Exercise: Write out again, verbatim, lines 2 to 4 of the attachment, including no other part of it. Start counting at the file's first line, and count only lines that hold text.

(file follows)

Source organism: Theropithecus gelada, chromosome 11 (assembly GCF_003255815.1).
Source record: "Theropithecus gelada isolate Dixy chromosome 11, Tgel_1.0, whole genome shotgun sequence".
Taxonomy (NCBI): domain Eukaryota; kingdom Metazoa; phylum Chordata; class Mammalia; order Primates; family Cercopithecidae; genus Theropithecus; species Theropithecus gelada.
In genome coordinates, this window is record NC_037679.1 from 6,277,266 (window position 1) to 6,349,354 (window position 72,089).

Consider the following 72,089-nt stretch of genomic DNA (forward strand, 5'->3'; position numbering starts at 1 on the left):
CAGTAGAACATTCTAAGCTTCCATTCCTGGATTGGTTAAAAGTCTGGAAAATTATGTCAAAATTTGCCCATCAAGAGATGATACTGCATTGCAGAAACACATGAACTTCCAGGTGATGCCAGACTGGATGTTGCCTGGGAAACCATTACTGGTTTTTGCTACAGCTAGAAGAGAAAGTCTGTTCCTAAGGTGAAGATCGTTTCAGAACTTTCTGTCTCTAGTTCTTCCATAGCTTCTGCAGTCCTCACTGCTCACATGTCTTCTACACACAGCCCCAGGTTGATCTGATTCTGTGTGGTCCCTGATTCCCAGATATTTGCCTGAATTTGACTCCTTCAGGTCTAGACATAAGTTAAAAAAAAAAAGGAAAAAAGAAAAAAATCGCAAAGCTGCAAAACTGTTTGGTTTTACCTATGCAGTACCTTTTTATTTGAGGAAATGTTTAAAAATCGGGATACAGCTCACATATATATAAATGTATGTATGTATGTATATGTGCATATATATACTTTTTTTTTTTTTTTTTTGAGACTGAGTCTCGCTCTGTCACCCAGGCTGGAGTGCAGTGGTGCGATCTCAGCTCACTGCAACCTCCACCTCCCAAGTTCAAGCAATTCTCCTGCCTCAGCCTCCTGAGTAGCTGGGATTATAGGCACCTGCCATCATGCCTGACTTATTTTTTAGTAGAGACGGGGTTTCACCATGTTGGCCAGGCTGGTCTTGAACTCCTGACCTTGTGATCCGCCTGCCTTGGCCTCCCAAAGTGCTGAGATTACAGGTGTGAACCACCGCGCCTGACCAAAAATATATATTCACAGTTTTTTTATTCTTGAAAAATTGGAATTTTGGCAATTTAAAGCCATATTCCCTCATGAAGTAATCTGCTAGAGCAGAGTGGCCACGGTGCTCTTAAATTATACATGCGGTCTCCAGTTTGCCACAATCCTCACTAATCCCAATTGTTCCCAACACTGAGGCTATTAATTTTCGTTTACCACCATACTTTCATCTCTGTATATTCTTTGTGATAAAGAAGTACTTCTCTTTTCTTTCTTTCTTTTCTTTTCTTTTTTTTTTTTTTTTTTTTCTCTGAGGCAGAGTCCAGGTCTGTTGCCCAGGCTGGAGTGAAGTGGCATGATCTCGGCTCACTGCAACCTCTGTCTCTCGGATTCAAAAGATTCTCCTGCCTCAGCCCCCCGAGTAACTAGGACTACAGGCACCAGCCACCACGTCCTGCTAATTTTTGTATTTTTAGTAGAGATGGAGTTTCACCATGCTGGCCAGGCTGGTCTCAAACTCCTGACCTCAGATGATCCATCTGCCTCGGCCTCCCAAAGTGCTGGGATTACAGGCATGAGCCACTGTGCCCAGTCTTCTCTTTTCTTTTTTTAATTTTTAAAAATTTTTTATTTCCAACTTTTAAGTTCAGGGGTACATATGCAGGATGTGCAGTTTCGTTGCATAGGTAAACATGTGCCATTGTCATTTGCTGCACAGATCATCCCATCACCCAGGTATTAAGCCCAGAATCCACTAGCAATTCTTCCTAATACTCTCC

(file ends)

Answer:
Source record: "Theropithecus gelada isolate Dixy chromosome 11, Tgel_1.0, whole genome shotgun sequence".
Taxonomy (NCBI): domain Eukaryota; kingdom Metazoa; phylum Chordata; class Mammalia; order Primates; family Cercopithecidae; genus Theropithecus; species Theropithecus gelada.
In genome coordinates, this window is record NC_037679.1 from 6,277,266 (window position 1) to 6,349,354 (window position 72,089).